Brazil’s Lula Declares Himself a Peace-Maker Between Russia and Ukraine

Leftist apparently wants to divert attention from economic troubles bedeviling his second presidency.

Jonathan Ernst/pool via AP
The Brazilian president, Luiz Inacio Lula da Silva, and President Biden head toward the Oval Office at the White House, February 10, 2023. Jonathan Ernst/pool via AP

Move over, Nobel laureates, striped-pant diplomats, and beauty pageant contestants: President Lula da Silva of Brazil, a Russia-friendly leader attempting to turn himself into a figure on the world stage, wants to end the Russia-Ukraine war. 

Not 100 days into his second presidency, the Brazilian leftist faces domestic difficulties, including an inability to deliver on a rosy election promise to turn around the country’s economy. Attempting to divert attention to a far-away war, Mr. da Silva now is calling for a peace powwow under the auspices of Latin American leaders. 

Mr. da Silva spoke on the phone with President Zelensky last week and informed the Ukrainian leader that he would soon talk to his Mexican counterpart, Andres Manuel Lopez Obrador, to begin the peace process, according to local press reports. Mr. da Silva’s proposed summit, including possibly Ukrainian representatives, would be hosted by Latin American leaders, who have taken a “neutral” stance on Russia’s Ukraine invasion.

“The war between Ukraine and Russia is not good for anyone,” Mr. da Silva tweeted. “Brazil will participate in any effort towards peace, and I reaffirmed this to President Zelensky.” 

Yet, while the local press reports that Lula’s advisors are already dreaming of his candidacy for a Nobel prize, he might not be quite the ideal peacemaker that he considers himself to be. “Lula is the wrong person to try to broker peace,” a professor at Baylor University who focuses on Ukrainian domestic and foreign policy, Sergiy Kudelia, tells the Sun. “If he tries, I don’t think he will succeed.”

Brazil’s “long-standing relationship with Russia” raises questions about the “reliability of Brazil as a mediator,” Mr. Kudelia says. Alongside India, Communist China, and South Africa, Moscow and Brasilia are part of the economic alliance known as Brics. Last year, Mr. da Silva said that Mr. Zelensky was extolled by European parliamentarians even as he was “as responsible as Putin for the war.”

In addition, Mr. da Silva blamed the European Union and America for “confronting” the Russian president by not cutting off negotiations over Ukraine’s entry into the European Union and NATO. Had America and Europe said that Ukraine would not be eligible to join those alliances, Mr. da Silva said, “that would have solved the problem.”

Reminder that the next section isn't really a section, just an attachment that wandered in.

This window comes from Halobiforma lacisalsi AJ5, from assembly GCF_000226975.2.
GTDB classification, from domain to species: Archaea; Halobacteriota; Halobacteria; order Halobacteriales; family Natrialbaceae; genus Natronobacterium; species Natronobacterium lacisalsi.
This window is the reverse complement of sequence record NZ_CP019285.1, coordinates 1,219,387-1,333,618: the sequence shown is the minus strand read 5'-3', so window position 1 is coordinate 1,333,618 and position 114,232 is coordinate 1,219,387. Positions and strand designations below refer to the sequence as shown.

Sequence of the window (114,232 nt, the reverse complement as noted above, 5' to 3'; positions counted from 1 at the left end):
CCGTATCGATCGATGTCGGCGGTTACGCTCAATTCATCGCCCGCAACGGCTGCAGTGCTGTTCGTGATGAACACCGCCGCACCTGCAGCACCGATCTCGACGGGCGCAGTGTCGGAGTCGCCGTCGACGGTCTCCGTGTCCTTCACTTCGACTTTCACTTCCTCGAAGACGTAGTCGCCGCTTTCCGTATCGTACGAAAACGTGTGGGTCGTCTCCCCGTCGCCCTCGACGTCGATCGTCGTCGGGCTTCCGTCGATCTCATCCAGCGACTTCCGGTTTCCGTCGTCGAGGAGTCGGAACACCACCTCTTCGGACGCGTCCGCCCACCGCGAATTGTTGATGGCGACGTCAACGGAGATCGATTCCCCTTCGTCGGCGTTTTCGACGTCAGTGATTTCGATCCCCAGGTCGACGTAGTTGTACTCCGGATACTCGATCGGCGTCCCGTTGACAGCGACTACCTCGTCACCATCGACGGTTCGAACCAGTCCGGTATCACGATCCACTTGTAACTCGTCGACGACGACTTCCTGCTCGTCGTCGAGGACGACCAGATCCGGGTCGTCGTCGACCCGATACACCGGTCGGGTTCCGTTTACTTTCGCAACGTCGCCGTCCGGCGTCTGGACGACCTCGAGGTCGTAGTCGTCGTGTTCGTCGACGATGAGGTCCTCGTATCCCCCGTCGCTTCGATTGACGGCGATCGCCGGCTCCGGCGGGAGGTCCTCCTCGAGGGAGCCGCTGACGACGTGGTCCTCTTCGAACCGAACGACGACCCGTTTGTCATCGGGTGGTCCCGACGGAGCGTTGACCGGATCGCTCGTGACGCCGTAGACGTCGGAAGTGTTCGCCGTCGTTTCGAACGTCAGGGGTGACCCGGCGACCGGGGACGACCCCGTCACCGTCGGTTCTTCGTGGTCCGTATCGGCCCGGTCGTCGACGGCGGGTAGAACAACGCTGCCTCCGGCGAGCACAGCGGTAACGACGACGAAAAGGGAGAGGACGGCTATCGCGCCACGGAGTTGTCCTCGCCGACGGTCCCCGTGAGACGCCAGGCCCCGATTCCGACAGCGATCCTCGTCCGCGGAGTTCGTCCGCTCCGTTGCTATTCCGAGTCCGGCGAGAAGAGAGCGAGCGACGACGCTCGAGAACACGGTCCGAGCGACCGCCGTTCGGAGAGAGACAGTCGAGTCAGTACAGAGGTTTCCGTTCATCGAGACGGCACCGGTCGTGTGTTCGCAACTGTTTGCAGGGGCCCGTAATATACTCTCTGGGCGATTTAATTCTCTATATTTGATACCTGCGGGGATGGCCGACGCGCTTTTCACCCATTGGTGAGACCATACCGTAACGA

If Mr. da Silva again says “Ukraine should drop its NATO and European Union membership aspirations to achieve a compromise with Russia,” Mr. Kudelia says, “it will be rejected by the Ukrainian side.”

Mr Zelensky, for now, says that any peace plan must start with Russia withdrawing from Ukrainian territory, including the Russian-occupied region in the east and the Crimean peninsula. 

“A peace process seems elusive as long as Russia continues to want to occupy Ukrainian territory,” a professor of International Relations at the School of International Service at American University, James Goldgeier, tells the Sun. 

Last month, the Latin American leaders declined Washington’s plea to send unused, soon-to-rot arms to Ukraine. Brazil is not interested “in passing on munitions to be used in the war,” Mr. da Silva demurred. “Brazil is a country of peace.”

In the meantime, the Brazilian economic miracle that he promised in his presidential campaign is falling apart before it comes together. Last week the country’s gross domestic product shrank 0.2 percent, according to official data, breaking a five-quarter growth trend. Numbers are expected to continue to decline this year. In addition, Mr. da Silva managed to clash with investors and his Central Bank chief, Roberto Campos Neto, over monetary policy.

Yet,  Mr. da Silva is invested in creating for himself an image of a foreign affairs global peacemaker. As he prepares to become the president of the intergovernmental forum G20 at the end of this year, his advisors confirm that “peace will be a central topic.” 

Mr. da Silva has “no official plan or proposal” to begin peace negotiations between Russia and Ukraine, his advisors told reporters. For now he is in the process of having conversations with global leaders. 

Mr. da Silva has met with President Biden and officials from France and Germany. At the end of the month, he will meet with Communist China’s party boss, Xi Jinping. “It’s time for China to get involved and to try and help find peace between Russia and Ukraine,” Mr. da Silva told a press conference. 

The New York Sun

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